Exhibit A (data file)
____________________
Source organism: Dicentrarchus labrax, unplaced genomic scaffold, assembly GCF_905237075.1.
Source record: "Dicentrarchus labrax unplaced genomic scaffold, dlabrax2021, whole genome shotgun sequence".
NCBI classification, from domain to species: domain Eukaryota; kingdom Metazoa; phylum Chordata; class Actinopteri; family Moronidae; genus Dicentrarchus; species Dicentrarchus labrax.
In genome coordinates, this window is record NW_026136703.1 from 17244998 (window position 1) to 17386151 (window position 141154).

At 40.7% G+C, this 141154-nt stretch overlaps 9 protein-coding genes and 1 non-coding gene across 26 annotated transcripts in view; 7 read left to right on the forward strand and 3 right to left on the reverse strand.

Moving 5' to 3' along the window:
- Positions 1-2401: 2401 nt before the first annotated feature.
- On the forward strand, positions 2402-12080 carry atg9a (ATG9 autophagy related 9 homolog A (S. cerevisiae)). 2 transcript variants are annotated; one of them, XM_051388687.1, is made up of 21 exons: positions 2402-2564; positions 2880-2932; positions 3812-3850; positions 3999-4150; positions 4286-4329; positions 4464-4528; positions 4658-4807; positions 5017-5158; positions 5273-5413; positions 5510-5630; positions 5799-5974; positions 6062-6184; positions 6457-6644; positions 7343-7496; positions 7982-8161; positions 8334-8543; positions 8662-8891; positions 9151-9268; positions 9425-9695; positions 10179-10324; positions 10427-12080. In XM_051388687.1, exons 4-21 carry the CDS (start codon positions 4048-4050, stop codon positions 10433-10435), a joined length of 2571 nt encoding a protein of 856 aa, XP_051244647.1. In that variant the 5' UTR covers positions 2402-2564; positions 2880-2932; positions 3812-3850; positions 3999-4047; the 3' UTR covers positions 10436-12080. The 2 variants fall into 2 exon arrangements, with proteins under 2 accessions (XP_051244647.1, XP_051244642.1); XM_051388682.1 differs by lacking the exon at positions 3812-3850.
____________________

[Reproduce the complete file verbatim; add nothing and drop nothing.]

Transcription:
Source organism: Dicentrarchus labrax, unplaced genomic scaffold, assembly GCF_905237075.1.
Source record: "Dicentrarchus labrax unplaced genomic scaffold, dlabrax2021, whole genome shotgun sequence".
NCBI classification, from domain to species: domain Eukaryota; kingdom Metazoa; phylum Chordata; class Actinopteri; family Moronidae; genus Dicentrarchus; species Dicentrarchus labrax.
In genome coordinates, this window is record NW_026136703.1 from 17244998 (window position 1) to 17386151 (window position 141154).

At 40.7% G+C, this 141154-nt stretch overlaps 9 protein-coding genes and 1 non-coding gene across 26 annotated transcripts in view; 7 read left to right on the forward strand and 3 right to left on the reverse strand.

Moving 5' to 3' along the window:
- Positions 1-2401: 2401 nt before the first annotated feature.
- On the forward strand, positions 2402-12080 carry atg9a (ATG9 autophagy related 9 homolog A (S. cerevisiae)). 2 transcript variants are annotated; one of them, XM_051388687.1, is made up of 21 exons: positions 2402-2564; positions 2880-2932; positions 3812-3850; positions 3999-4150; positions 4286-4329; positions 4464-4528; positions 4658-4807; positions 5017-5158; positions 5273-5413; positions 5510-5630; positions 5799-5974; positions 6062-6184; positions 6457-6644; positions 7343-7496; positions 7982-8161; positions 8334-8543; positions 8662-8891; positions 9151-9268; positions 9425-9695; positions 10179-10324; positions 10427-12080. In XM_051388687.1, exons 4-21 carry the CDS (start codon positions 4048-4050, stop codon positions 10433-10435), a joined length of 2571 nt encoding a protein of 856 aa, XP_051244647.1. In that variant the 5' UTR covers positions 2402-2564; positions 2880-2932; positions 3812-3850; positions 3999-4047; the 3' UTR covers positions 10436-12080. The 2 variants fall into 2 exon arrangements, with proteins under 2 accessions (XP_051244647.1, XP_051244642.1); XM_051388682.1 differs by lacking the exon at positions 3812-3850.